Tax

Turnbull government backs down from major tax reform just months from handing down first budget

Broede Carmody /

The Turnbull government is turning its back on substantial tax reforms just weeks from handing down its first budget.

Last week, Treasurer Scott Morrison confirmed the federal government will not be taking a GST increase to the next election, despite months of Coalition MPs talking about how Australia’s tax system is in need of serious reform.

Because the government is not forging ahead with GST reform, it may no longer have the extra revenue necessary to make big cuts to company tax rates and personal income tax.

Instead, the government is now looking at minor changes to superannuation contributions and negative gearing, according to Fairfax.

The changes will likely see a cap placed on the amount of losses people with negatively geared properties are able to claim, as well as a cap on the amount of pre-taxable income able to funnelled into super.

Meanwhile, the federal opposition has already announced a plan to restrict negative gearing to newly-constructed homes.

Small business community frustrated

Speaking to SmartCompany this morning, Peter Strong, executive director of the Council of Small Business of Australia, said he is disappointed the government appears to not be taking the opportunity to pursue major tax reforms.

“All my members are saying it is disappointing after all this talk and then nothing,” Strong says.

“We’re going to keep on their backs.”

Strong says if the federal government isn’t going to pursue a company tax cut, the other option is for government to “spend its money better”.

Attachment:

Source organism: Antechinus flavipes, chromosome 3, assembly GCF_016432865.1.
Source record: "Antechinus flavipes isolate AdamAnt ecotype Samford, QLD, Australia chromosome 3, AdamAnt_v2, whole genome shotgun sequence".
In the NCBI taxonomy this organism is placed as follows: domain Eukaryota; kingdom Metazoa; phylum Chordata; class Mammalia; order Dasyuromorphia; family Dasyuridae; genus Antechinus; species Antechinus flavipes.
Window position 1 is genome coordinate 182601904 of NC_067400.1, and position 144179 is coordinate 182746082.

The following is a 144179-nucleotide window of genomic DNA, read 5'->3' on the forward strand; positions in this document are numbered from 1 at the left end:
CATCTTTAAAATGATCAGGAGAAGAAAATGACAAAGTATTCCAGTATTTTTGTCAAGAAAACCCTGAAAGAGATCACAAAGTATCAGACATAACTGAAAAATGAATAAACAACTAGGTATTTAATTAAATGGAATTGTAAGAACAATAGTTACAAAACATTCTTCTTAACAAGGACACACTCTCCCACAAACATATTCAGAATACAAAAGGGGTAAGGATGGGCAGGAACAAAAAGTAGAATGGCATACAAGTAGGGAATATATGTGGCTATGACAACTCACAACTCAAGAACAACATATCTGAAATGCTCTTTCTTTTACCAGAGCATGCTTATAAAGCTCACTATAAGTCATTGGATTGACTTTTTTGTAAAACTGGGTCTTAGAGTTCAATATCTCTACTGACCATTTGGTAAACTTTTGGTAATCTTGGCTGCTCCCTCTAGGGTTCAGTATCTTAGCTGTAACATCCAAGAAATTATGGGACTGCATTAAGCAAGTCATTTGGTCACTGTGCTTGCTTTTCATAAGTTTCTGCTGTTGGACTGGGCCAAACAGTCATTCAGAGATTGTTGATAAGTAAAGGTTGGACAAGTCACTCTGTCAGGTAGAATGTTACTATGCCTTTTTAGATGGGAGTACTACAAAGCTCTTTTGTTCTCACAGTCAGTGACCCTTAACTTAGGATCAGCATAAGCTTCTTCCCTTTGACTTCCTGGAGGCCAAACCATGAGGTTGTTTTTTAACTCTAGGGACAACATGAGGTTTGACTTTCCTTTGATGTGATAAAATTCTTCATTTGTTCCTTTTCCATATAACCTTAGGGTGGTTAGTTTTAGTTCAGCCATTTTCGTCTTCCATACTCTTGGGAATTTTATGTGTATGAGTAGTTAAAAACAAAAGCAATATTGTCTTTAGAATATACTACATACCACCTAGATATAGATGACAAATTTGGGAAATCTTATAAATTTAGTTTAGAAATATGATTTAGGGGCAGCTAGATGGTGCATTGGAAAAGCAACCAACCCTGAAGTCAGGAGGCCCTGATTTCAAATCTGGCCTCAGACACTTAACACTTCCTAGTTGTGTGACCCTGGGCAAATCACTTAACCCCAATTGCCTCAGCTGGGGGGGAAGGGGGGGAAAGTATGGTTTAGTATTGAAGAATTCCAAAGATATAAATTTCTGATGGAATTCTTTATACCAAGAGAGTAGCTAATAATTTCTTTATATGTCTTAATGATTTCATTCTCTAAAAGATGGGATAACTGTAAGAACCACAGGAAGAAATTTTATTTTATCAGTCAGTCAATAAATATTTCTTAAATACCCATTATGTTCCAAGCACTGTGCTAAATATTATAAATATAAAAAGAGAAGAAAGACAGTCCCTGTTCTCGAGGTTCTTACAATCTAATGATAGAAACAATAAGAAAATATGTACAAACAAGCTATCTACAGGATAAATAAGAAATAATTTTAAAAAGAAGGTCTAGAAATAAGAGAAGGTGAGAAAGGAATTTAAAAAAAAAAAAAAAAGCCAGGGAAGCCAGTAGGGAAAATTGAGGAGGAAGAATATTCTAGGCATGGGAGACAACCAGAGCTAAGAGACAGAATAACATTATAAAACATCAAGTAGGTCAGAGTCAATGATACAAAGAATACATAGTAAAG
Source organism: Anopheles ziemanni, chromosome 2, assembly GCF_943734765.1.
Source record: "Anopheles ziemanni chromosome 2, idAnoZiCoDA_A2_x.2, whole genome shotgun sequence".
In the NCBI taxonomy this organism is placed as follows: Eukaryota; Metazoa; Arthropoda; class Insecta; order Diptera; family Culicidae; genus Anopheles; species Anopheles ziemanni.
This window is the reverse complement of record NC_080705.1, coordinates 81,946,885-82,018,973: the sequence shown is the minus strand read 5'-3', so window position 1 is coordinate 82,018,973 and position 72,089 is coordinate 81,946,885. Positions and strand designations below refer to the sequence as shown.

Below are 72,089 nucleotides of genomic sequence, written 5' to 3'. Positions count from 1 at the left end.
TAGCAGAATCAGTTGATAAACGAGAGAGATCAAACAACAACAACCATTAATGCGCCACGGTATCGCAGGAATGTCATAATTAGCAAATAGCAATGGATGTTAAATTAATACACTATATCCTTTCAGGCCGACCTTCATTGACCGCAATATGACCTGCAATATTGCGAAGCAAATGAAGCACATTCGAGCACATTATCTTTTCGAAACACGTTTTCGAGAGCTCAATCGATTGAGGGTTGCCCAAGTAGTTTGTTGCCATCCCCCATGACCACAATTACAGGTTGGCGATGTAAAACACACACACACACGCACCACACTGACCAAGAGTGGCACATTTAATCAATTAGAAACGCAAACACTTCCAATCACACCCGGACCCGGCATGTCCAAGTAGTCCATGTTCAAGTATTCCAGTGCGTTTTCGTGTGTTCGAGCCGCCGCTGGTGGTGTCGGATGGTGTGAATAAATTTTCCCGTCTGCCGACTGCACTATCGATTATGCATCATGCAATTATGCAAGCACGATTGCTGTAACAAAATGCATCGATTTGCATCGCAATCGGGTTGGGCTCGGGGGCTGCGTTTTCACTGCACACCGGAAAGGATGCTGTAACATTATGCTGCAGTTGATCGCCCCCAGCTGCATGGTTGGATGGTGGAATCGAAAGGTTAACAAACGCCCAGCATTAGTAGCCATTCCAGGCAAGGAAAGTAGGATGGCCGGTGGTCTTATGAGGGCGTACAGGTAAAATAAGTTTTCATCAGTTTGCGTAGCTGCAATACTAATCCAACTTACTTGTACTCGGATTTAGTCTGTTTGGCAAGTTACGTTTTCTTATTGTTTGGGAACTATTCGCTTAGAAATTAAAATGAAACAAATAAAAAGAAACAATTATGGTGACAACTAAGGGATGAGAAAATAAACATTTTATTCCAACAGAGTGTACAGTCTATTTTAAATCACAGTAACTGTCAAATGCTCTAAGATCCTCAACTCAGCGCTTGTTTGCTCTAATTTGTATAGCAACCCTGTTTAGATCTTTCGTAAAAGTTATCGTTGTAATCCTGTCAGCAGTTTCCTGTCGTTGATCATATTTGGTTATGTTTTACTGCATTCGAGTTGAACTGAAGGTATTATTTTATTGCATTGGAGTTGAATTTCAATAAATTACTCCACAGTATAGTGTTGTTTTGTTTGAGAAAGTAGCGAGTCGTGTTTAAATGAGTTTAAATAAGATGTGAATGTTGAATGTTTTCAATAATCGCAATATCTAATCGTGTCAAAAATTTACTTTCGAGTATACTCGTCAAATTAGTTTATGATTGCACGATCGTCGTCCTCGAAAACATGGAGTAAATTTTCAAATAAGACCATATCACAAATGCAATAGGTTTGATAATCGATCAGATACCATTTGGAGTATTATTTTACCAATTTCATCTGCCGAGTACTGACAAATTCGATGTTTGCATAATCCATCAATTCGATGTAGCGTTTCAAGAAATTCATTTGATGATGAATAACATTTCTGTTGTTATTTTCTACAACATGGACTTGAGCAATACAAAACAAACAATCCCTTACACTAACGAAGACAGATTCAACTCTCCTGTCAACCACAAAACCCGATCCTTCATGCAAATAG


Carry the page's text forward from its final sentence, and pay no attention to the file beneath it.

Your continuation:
“Certainly in vocational education and training, the money is being wasted,” he says.

“They can still make changes to small business with better expenditure of funds and ease of paperwork.”

A bipartisan approach needed

Mark Harrison, partner at Pitcher Partners, said in a statement this morning it is disappointing to see politicians take a minimalist approach to tax reform.

“Over the past two months we’ve seen the government back away from every major tax policy position they’ve held, with the exception of tinkering with negative gearing, capping super contributions and reducing tax rates for middle income earners,” Harrison said.

“This does not constitute tax reform. The government seems to have confused tax reform with a politically motivated, politically safe strategy aimed at fending off criticism from the opposition.

“What Australia needs is genuine, bipartisan commitment to tax reform – business, employees and the government accounts can’t afford this political wrangling.”

The federal budget is due to be handed down in May.

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Broede Carmody

Broede Carmody is a former senior reporter at SmartCompany. Previously, he was a co-editor of RMIT University's student magazine Catalyst.

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